PVN Tell us a bit about the historical figure of Maud Gonne and how she plays a role in your novel.
Skyler: She was a remarkable woman. She worked for Irish independence but not women’s suffrage, bore two children to a married French revolutionary, and married a man who was subsequently shot by firing squad for his part in the 1916 Easter Rising. She was six feet tall, famed for her beauty, pro-violence, and psychic. She also believed that she had sold her soul to the devil in her teens and believed herself to be part faerie, one of the Irish Sidhe, a particular breed of creature with a propensity for stealing souls. She attended séances and writes in her autobiography about spirit visions and ghosts from her childhood on. Both she and WB Yeats were involved in the Golden Dawn (an occult society), she intermittently and he throughout his life, and they both acknowledge a marriage to one another “on the spiritual plane.” That’s where the idea of the modern woman being channeled into Maud’s body began.
That idea opened up a lot of others. What would it be like to inhabit a different body? Would time move differently in the past and present? What would be in the modern woman’s present? And how much of it would she remember in the past? And those questions got me even more excited. That Yeats’s first love’s name was Laura, which is my given name, and that his first lover was named Olivia, which is the female lead from my first book, was initially just interesting. But Maud and I were both born on the winter solstice exactly a hundred years apart. Maud believed she was part Sidhe, possibly a faery changeling. I’m adopted.
All the pieces just lined up. Yeats was too wonderful not to write as himself. Maud’s life was full of actual events that were too bizarre not to include. The fiction made sense of the facts. Their mutual engagement with the occult provided a means to move spirits through time, as did Maud’s belief in her faery heritage, and the more of Yeats’s poetry I read, the more he seemed to be hinting at a secret very much like this one. Also, importantly, it gave me space to ask some questions that were becoming relevant from my own, personal, modern life about the nature of love and fidelity. And I was half in the book already.
PVN Has your theatrical background made you think about how your novels would be as movies, a TV series, or a play?
Skyler: It’s funny, I think of and Falling, Fly as a very visual book, and I could totally imagine it as a movie while I was writing it, much less so with Dreams. But then my best friend, who’s a graphic artist, is very excited about Dreams as a graphic novel, so I guess there’s something interesting going on there. I think my theater training allows me to visualize bodies in space easily. I can “see” a scene while I’m writing, and stage it in my mind.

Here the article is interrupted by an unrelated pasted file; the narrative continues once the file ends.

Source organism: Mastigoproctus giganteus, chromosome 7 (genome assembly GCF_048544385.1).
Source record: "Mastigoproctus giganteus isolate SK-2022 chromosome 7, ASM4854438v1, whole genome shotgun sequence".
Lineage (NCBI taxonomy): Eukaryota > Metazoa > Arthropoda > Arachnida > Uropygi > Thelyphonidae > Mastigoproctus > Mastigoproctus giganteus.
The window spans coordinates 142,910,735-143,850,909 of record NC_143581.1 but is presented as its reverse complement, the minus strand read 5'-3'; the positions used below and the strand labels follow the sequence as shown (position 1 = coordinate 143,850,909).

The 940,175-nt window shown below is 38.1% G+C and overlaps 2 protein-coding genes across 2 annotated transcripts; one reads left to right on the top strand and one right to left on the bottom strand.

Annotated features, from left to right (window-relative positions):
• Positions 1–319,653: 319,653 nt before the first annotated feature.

PVN What are you working on now?
Skyler: I’m working on an all-American, no travel east of the Mississippi, completely contemporary trilogy. It nestles into the world of Falling and Dreams, but I’m thinking of it as a stand-alone series. There will be some character overlap between them and previous characters, as there is with Dreams and Falling, both of the brief cameo type that Laura gets in Falling, and the larger backstory building in Dreams.
PVN Which authors or books inspired you as you were growing up?
Skyler: The single most seminal book for me growing up was the Daulaire’s Book of Greek Myths. After that probably Mary Stewart’s Arthur books and Rosemary Sutcliff. But it wasn’t until I was in my forties that I started thinking about being a writer, so writerly inspiration…. Gaiman, DeLindt, Bull.
PVN Anything else you would like to add?
Skyler: Just that I’ll be around today and would love to take any questions your readers have. Getting a chance to talk with readers and book bloggers in one of my favorite things about being a writer.
PVN Thanks so much Skyler for this very engrossing and thoroughly entertaining interview!
Skyler White is the nationally bestselling author of dark fantasy novels ‘and Falling Fly’ (Berkley, March 2010) and ‘In Dreams Begin’ (Berkley, November 2010). She lives in Austin, TX. Visit her on the web at http://www.skylerwhite.com
or write to her at firstname.lastname@example.org
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Contest ends November 23, 2010